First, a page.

Written in Austria and Germany during the fall of 1971, The Odessa File is based on its author's life experiences as a Reuters man reporting from London, Paris, and East Berlin in the early 1960s.
The "Odessa" of this title is an acronym for the secret organization that has protected the identities and advanced the destinies of former members of Hitler's dreaded SS since shortly before the end of World War II. One of its rare major defeats came in the spring of 1964, when a packet of dossiers arrived anonymously at the Ministry of Justice in Bonn.
How and why a once carefree young German freelance journalist came to send the packet is told in this brilliant new extrapolation from reality into terror.
©1972 Dane's Book Production Limited; (P)1992 Blackstone Audio, Inc.
i've heard several books, audible and elsewhere. some i read first, but never read this one or saw the film. the story has excellent character descriptions and actions, believable and character specific dialogue, a well crafted plot with twists that kept pulling me along and details that made the story very engaging and a twist at the end that shifted the focus, for me, of the whole story, actually kind of shocked me.
i found the reader exceptional, able to shift dialects between characters, which kept them, in my minds eye, visually present, clarified who was speaking and gave the words emotional context. this guy is a good reader/actor, in my opinion, and an excellent choice for German, British English and Israeli dialect.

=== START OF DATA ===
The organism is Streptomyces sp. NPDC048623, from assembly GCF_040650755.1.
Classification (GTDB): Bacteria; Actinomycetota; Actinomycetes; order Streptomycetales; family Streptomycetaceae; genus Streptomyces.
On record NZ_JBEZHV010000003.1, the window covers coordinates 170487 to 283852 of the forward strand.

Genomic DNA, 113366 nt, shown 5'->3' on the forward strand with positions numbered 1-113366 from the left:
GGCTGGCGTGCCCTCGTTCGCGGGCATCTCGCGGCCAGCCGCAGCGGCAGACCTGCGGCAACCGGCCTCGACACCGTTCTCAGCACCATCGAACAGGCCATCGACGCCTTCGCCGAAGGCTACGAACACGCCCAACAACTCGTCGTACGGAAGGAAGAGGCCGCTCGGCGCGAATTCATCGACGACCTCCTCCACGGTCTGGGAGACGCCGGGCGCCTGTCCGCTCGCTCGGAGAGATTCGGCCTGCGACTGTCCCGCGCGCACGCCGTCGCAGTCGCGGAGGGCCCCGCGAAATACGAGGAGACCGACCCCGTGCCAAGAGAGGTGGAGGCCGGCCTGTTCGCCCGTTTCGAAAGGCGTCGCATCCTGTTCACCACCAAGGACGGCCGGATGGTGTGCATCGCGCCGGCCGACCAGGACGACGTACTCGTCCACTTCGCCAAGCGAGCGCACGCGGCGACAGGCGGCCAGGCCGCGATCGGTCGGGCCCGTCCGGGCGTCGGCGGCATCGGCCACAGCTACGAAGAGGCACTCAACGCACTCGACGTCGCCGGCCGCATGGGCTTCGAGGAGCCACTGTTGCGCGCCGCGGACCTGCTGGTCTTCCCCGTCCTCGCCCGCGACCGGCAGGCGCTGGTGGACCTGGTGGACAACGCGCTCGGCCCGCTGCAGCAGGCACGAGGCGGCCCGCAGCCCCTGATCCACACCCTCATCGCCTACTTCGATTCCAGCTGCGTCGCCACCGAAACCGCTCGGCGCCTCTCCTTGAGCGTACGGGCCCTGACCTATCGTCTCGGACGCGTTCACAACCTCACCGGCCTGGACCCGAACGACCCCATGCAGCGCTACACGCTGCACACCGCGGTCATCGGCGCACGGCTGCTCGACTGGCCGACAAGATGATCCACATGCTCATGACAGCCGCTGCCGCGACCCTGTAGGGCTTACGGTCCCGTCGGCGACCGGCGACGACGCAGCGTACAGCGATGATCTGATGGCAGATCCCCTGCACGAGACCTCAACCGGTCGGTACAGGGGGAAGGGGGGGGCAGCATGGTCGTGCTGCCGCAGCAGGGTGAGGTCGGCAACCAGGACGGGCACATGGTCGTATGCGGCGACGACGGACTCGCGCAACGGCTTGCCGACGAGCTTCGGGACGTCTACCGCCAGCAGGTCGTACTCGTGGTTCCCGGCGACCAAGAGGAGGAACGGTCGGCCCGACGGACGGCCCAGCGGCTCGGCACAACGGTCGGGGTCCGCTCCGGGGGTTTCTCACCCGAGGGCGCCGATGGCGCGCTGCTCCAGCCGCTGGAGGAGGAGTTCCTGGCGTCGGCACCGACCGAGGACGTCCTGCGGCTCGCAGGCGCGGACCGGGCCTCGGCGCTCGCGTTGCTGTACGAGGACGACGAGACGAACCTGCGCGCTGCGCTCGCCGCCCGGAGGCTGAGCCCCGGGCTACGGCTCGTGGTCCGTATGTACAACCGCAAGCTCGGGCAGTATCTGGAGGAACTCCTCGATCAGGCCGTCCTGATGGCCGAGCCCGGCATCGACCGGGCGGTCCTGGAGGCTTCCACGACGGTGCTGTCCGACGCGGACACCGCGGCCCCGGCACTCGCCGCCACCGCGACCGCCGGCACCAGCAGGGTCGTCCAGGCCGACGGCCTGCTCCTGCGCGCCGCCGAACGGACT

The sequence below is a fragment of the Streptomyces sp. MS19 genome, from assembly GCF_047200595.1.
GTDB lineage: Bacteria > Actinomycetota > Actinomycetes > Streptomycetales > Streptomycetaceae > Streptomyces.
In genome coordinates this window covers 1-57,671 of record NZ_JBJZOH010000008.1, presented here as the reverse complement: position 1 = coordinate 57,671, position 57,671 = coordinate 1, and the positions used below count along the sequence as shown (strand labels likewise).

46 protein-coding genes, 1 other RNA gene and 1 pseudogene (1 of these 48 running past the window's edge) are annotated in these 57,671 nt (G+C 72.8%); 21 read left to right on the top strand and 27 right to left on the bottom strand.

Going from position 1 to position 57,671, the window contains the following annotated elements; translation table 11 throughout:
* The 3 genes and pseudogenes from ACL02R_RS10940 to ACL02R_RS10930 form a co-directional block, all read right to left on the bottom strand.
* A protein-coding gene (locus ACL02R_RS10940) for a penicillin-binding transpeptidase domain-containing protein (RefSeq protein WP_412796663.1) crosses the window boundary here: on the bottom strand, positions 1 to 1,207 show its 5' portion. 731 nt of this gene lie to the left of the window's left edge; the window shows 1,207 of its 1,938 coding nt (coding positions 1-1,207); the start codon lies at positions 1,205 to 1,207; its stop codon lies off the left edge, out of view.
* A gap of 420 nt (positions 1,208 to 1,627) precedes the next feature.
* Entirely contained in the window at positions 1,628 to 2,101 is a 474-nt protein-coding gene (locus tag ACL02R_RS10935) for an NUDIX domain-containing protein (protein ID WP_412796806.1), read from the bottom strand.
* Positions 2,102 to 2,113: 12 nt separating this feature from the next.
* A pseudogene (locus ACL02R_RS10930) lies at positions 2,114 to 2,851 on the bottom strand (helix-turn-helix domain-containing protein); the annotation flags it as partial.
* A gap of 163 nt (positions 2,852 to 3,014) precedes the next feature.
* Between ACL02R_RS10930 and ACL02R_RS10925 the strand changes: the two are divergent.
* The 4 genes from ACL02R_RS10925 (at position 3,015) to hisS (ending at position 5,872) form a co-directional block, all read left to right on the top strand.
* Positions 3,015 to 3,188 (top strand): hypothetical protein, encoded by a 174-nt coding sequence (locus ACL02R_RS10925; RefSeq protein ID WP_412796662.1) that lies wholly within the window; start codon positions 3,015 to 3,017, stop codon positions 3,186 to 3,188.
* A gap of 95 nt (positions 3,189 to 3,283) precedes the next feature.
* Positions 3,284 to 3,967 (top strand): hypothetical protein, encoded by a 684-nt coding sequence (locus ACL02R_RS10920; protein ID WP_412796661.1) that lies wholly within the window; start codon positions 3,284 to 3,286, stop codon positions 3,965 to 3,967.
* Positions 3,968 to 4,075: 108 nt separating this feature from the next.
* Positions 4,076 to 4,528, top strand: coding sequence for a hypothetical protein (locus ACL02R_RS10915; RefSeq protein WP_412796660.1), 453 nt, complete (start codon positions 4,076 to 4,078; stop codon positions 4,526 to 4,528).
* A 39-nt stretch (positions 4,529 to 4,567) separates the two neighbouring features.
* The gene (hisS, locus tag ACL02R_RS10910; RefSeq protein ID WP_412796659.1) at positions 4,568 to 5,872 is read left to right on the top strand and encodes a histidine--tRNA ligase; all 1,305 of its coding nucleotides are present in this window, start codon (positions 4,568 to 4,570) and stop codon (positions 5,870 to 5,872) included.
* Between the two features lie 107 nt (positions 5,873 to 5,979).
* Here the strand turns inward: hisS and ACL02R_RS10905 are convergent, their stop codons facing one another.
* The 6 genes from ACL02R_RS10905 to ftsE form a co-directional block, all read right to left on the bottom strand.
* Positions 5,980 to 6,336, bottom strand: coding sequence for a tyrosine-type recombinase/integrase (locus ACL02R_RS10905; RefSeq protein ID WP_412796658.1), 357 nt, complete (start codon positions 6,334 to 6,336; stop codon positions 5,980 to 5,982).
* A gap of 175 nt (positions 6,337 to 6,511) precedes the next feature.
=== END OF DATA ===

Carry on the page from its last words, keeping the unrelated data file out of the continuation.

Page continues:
Don't you just love a great story well told?
That most of the S.S. were not only able to get away but even come back and live peaceful lives in Germany is a tragedy.
When this book was originally released many decades ago it was likely created the scandalous outrage Forsyth intended and it still packs a punch as good investigative journalism should.
(I'm certain the book has been re-narrated at more listenable speed now MP3 players rule the day before too many cassettes or CDs were cumbersome and cut into profits so narration was so fast it took much of fun out of listening and led to many "abridged versions") e.g. I once heard (at a book store one of the Harry Potter books (still on the old C.D. format) and think... "Wow... that narrator is reading aloud FAR TOO quickly to enjoy.)
The book is well narrated with a sophistication befitting the people who will buy this book having a much better sense of history than much of the modern "pop culture" generation.
If you once saw it as a crummy movie (as I did long ago as a child) you can be certain, as usual, the book is far.. far.. BETTER! (Isn't it always?)
This is a "must read" as Forsyth in his forward lists all the research he did. I have no doubt that there is a similar organization even if its members are now rapidly dying of old age. Why they were/are able to go to their graves without any legal action or accountability for their many vicious war crimes is the reason is why one needs to read this book... especially if you believe in the phrase "Never again."
Lover of good ideas